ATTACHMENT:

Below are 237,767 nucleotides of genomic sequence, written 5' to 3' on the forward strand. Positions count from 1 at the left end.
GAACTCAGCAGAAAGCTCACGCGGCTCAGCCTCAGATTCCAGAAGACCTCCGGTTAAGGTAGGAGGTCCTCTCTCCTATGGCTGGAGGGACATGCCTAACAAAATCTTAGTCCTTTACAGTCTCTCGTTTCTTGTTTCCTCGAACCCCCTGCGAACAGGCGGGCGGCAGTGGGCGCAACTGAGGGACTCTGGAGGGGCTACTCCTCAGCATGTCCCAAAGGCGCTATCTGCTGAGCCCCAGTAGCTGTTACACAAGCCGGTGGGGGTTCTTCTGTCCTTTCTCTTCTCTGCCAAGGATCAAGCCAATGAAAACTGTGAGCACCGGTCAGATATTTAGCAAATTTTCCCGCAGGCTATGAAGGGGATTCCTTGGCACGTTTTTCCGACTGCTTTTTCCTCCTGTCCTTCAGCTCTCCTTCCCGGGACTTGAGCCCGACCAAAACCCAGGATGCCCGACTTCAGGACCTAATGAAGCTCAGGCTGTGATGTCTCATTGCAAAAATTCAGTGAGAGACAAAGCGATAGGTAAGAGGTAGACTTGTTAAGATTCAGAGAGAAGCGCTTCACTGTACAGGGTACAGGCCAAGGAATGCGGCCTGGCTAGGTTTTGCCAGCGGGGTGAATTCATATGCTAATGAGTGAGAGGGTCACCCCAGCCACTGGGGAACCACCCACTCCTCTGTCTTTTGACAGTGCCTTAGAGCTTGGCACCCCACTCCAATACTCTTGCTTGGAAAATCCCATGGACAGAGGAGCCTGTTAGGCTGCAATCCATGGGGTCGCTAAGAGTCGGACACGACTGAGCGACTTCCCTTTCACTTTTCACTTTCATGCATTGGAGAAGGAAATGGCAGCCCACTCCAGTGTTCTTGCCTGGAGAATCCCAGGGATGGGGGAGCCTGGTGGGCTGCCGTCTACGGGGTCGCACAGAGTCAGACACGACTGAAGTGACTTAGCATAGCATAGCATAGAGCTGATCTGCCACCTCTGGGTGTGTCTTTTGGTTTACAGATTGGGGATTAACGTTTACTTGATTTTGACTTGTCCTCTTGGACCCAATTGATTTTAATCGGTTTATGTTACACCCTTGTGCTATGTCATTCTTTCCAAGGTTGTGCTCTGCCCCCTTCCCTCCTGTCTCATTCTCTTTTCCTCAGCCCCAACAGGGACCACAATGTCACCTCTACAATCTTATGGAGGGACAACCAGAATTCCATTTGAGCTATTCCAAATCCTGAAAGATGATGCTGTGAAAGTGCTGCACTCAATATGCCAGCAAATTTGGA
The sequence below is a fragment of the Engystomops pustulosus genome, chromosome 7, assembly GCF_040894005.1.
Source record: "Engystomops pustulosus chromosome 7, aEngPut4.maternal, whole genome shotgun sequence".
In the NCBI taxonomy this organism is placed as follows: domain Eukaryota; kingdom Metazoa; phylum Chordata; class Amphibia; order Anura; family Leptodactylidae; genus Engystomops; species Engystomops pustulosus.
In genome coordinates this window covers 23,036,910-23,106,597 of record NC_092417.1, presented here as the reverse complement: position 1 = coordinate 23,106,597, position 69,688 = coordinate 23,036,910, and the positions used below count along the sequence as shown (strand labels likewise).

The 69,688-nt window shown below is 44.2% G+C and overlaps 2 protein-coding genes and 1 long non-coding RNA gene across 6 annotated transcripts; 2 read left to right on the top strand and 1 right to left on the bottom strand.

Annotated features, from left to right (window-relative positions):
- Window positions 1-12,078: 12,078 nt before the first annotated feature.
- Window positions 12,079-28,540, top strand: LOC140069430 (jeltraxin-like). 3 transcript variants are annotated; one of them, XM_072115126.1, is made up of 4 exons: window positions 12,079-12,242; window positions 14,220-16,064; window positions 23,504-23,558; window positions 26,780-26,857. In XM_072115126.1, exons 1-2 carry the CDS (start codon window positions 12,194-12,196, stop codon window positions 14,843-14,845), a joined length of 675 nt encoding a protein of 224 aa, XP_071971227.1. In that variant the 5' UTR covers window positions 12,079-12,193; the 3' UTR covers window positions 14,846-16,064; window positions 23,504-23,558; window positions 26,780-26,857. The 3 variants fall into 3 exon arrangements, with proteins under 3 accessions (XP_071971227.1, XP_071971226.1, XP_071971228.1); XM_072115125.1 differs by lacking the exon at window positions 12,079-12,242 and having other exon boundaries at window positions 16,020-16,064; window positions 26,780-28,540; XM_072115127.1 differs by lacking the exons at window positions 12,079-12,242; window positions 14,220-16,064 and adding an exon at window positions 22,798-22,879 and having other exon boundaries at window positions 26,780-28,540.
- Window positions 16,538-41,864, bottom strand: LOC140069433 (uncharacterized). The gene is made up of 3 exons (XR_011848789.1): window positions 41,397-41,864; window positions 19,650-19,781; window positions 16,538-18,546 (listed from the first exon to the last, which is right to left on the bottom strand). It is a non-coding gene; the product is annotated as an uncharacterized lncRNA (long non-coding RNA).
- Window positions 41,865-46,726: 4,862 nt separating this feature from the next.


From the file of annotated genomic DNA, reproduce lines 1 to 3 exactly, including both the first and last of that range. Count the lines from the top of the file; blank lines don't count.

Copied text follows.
Below are 237,767 nucleotides of genomic sequence, written 5' to 3' on the forward strand. Positions count from 1 at the left end.
GAACTCAGCAGAAAGCTCACGCGGCTCAGCCTCAGATTCCAGAAGACCTCCGGTTAAGGTAGGAGGTCCTCTCTCCTATGGCTGGAGGGACATGCCTAACAAAATCTTAGTCCTTTACAGTCTCTCGTTTCTTGTTTCCTCGAACCCCCTGCGAACAGGCGGGCGGCAGTGGGCGCAACTGAGGGACTCTGGAGGGGCTACTCCTCAGCATGTCCCAAAGGCGCTATCTGCTGAGCCCCAGTAGCTGTTACACAAGCCGGTGGGGGTTCTTCTGTCCTTTCTCTTCTCTGCCAAGGATCAAGCCAATGAAAACTGTGAGCACCGGTCAGATATTTAGCAAATTTTCCCGCAGGCTATGAAGGGGATTCCTTGGCACGTTTTTCCGACTGCTTTTTCCTCCTGTCCTTCAGCTCTCCTTCCCGGGACTTGAGCCCGACCAAAACCCAGGATGCCCGACTTCAGGACCTAATGAAGCTCAGGCTGTGATGTCTCATTGCAAAAATTCAGTGAGAGACAAAGCGATAGGTAAGAGGTAGACTTGTTAAGATTCAGAGAGAAGCGCTTCACTGTACAGGGTACAGGCCAAGGAATGCGGCCTGGCTAGGTTTTGCCAGCGGGGTGAATTCATATGCTAATGAGTGAGAGGGTCACCCCAGCCACTGGGGAACCACCCACTCCTCTGTCTTTTGACAGTGCCTTAGAGCTTGGCACCCCACTCCAATACTCTTGCTTGGAAAATCCCATGGACAGAGGAGCCTGTTAGGCTGCAATCCATGGGGTCGCTAAGAGTCGGACACGACTGAGCGACTTCCCTTTCACTTTTCACTTTCATGCATTGGAGAAGGAAATGGCAGCCCACTCCAGTGTTCTTGCCTGGAGAATCCCAGGGATGGGGGAGCCTGGTGGGCTGCCGTCTACGGGGTCGCACAGAGTCAGACACGACTGAAGTGACTTAGCATAGCATAGCATAGAGCTGATCTGCCACCTCTGGGTGTGTCTTTTGGTTTACAGATTGGGGATTAACGTTTACTTGATTTTGACTTGTCCTCTTGGACCCAATTGATTTTAATCGGTTTATGTTACACCCTTGTGCTATGTCATTCTTTCCAAGGTTGTGCTCTGCCCCCTTCCCTCCTGTCTCATTCTCTTTTCCTCAGCCCCAACAGGGACCACAATGTCACCTCTACAATCTTATGGAGGGACAACCAGAATTCCATTTGAGCTATTCCAAATCCTGAAAGATGATGCTGTGAAAGTGCTGCACTCAATATGCCAGCAAATTTGGA
The sequence below is a fragment of the Engystomops pustulosus genome, chromosome 7, assembly GCF_040894005.1.